Near Earth Asteroids (NEAs) are fragments of collisions of asteroids from the Main Belt. Characterization of NEAs provides important inputs into models for atmospheric entry, risk assessment and mitigation. The WISE Mission data (cryogenic, 3- or 4-band data) detected a significant number of very low albedo NEAs, which do not show a size-dependence vs. albedo, meaning that their presence in the NEA populations is about 50:50 for diameters ≤1 km and ≥1 km. Often times these dark NEAs are referred to as 'dead comets'. Comet nuclei typically have albedos of 5-6%, higher than the darkest NEAs (albedos as low as 1–3%). So, one wonders, why are these dark NEAs darker than primitive comets? Secondly, cometary nuclei have low thermal inertia, as does the well-studied low albedo NEA Bennu, the target of the OSIRISREx Mission. In suprising contrast, there are some very dark NEAs in the WISE data that also are much cooler than expected for NEAs like Bennu at similar distances and viewing geometries. Cooler NEAs have higher thermal inertias and are thought to be rock-like. Mostly we think of rock-like materials being silicate-bearing. Silicate-bearing asteroids (S-types), however, have much higher albedos (>~10%). We discuss our analyses of NEA 2010 GY6, which is of these relatively dark (albedo 2.8%) and cool (eta=2.3) NEAs from the WISE sample (Mainzer et al. 2011). We address our question: What properties of an NEA allow it to be both dark and cool?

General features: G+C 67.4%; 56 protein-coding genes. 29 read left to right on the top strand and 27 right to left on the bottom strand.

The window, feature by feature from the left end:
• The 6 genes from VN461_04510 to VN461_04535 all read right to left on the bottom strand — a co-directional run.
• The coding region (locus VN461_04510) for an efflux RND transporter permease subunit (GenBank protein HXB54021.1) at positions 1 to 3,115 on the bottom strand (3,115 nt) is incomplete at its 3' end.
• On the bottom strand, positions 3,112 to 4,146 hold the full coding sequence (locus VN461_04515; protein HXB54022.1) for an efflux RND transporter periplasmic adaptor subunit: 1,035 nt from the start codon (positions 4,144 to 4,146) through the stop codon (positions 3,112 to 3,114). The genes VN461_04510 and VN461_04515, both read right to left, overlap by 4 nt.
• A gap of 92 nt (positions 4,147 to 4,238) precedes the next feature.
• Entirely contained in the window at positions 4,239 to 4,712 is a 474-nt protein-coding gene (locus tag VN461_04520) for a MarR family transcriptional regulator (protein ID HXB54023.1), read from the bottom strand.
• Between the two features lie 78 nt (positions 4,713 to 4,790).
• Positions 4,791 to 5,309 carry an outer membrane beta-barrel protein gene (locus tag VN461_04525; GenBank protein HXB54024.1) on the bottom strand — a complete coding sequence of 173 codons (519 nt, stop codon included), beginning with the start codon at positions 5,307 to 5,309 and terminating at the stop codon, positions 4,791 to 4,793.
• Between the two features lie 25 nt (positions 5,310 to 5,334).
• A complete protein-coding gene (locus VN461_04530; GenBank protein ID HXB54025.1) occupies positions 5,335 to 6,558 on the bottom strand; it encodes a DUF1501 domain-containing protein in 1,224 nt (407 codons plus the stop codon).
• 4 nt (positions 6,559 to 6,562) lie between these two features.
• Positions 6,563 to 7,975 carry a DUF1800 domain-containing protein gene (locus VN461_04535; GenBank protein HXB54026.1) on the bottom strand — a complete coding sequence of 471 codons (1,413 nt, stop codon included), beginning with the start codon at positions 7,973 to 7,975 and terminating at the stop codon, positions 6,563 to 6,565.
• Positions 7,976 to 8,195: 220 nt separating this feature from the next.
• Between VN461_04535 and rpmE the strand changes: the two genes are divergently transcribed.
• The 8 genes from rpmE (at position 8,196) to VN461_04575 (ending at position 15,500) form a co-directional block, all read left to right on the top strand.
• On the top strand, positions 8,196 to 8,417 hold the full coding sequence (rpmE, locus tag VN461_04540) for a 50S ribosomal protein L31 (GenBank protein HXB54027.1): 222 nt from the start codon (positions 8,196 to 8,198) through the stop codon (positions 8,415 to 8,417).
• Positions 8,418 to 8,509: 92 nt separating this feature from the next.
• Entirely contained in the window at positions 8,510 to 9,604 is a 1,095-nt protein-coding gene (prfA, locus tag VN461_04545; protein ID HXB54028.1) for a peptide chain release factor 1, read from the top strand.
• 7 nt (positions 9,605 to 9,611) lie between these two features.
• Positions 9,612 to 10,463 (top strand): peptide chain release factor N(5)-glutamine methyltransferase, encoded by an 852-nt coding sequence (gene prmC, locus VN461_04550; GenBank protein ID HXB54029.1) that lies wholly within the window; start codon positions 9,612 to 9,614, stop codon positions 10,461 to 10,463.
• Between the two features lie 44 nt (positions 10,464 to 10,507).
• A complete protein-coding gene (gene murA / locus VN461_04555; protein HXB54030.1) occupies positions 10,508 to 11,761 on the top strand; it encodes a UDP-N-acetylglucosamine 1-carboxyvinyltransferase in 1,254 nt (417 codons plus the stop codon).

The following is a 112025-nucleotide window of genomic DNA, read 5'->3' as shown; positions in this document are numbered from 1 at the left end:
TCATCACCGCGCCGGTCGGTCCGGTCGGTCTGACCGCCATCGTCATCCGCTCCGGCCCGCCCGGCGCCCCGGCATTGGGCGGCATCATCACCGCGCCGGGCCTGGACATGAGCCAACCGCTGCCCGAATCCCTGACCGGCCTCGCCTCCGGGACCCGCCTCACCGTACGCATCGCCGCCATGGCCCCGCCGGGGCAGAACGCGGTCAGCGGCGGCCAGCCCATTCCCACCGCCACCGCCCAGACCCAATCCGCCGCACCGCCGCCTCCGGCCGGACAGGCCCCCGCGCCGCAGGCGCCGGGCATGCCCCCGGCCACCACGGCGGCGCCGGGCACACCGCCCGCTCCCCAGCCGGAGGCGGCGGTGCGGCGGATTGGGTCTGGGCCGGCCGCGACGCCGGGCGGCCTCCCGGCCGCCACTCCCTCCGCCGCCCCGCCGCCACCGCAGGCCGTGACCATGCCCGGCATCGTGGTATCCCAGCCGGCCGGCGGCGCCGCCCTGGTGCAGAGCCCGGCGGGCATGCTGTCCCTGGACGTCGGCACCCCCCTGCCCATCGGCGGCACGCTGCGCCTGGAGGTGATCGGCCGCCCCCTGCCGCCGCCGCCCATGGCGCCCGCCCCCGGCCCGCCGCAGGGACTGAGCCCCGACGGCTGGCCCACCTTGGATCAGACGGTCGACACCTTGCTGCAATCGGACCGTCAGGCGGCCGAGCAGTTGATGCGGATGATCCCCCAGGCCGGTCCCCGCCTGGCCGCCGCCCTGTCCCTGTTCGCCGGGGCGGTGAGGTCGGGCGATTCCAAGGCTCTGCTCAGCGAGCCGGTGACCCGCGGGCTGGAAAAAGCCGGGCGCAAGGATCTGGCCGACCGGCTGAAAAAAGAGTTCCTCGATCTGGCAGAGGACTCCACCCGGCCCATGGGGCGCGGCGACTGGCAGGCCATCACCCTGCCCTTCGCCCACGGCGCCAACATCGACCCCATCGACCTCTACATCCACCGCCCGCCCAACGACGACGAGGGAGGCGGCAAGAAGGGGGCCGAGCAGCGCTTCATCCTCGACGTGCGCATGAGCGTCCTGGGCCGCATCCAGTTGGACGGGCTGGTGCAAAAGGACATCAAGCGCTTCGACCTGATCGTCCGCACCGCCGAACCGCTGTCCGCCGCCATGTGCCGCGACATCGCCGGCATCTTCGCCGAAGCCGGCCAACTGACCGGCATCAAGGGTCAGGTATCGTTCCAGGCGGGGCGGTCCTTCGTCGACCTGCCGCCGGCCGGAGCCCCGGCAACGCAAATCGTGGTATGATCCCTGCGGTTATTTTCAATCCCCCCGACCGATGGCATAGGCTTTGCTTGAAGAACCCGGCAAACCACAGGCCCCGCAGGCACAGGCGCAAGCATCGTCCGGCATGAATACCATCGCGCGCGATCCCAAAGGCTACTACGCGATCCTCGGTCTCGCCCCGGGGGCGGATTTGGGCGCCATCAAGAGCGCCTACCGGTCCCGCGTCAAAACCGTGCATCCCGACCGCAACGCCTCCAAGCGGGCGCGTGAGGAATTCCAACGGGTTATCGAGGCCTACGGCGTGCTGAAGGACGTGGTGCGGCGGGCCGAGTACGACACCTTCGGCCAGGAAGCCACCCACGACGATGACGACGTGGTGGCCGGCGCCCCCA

The presence of very low albedo NEAs, in a statistical sense, significantly increases the perceived risk from NEAs. Specifically, an albedo distribution is used to convert the absolute magnitudes (Hmag) distribution into diameters. Effective Diameter is derived from the absolute magnitude using the D(Hmag,pv) relation, D=1329 km * pv^-0.5 * 10^(-Hmag/5) with pv=albedo. Having an NEA population with a greater fraction of low albedo NEAs means a greater relative number of larger bodies for the same observed Hmag distribution. Larger diameters mean larger energies upon entry, and the assessment of risk increases. This highlights the importance of improving our understanding of the members of the NEA population that have very low albedos.